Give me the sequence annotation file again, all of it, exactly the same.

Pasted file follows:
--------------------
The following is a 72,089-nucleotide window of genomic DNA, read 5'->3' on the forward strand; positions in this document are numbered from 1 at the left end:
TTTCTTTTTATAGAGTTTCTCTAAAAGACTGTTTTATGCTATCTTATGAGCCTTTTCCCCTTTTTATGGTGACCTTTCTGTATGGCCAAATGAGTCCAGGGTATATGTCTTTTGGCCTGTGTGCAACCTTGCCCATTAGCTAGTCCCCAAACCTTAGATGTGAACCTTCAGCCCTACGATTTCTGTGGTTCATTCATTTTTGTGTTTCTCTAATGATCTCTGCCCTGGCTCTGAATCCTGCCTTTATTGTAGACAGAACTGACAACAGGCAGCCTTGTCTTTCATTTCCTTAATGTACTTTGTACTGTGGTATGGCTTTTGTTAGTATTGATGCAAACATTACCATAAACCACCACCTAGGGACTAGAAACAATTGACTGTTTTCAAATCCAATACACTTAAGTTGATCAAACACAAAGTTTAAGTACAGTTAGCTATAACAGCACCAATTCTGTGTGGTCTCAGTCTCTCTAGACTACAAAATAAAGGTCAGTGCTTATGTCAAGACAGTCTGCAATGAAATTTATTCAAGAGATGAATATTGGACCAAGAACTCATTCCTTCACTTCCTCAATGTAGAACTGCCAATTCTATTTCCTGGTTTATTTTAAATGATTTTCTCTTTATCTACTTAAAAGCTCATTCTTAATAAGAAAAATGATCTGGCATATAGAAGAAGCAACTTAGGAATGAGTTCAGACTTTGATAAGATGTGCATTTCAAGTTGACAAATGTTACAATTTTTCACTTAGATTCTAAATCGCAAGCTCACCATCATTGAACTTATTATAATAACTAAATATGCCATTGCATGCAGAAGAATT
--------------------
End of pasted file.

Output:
The following is a 72,089-nucleotide window of genomic DNA, read 5'->3' on the forward strand; positions in this document are numbered from 1 at the left end:
TTTCTTTTTATAGAGTTTCTCTAAAAGACTGTTTTATGCTATCTTATGAGCCTTTTCCCCTTTTTATGGTGACCTTTCTGTATGGCCAAATGAGTCCAGGGTATATGTCTTTTGGCCTGTGTGCAACCTTGCCCATTAGCTAGTCCCCAAACCTTAGATGTGAACCTTCAGCCCTACGATTTCTGTGGTTCATTCATTTTTGTGTTTCTCTAATGATCTCTGCCCTGGCTCTGAATCCTGCCTTTATTGTAGACAGAACTGACAACAGGCAGCCTTGTCTTTCATTTCCTTAATGTACTTTGTACTGTGGTATGGCTTTTGTTAGTATTGATGCAAACATTACCATAAACCACCACCTAGGGACTAGAAACAATTGACTGTTTTCAAATCCAATACACTTAAGTTGATCAAACACAAAGTTTAAGTACAGTTAGCTATAACAGCACCAATTCTGTGTGGTCTCAGTCTCTCTAGACTACAAAATAAAGGTCAGTGCTTATGTCAAGACAGTCTGCAATGAAATTTATTCAAGAGATGAATATTGGACCAAGAACTCATTCCTTCACTTCCTCAATGTAGAACTGCCAATTCTATTTCCTGGTTTATTTTAAATGATTTTCTCTTTATCTACTTAAAAGCTCATTCTTAATAAGAAAAATGATCTGGCATATAGAAGAAGCAACTTAGGAATGAGTTCAGACTTTGATAAGATGTGCATTTCAAGTTGACAAATGTTACAATTTTTCACTTAGATTCTAAATCGCAAGCTCACCATCATTGAACTTATTATAATAACTAAATATGCCATTGCATGCAGAAGAATT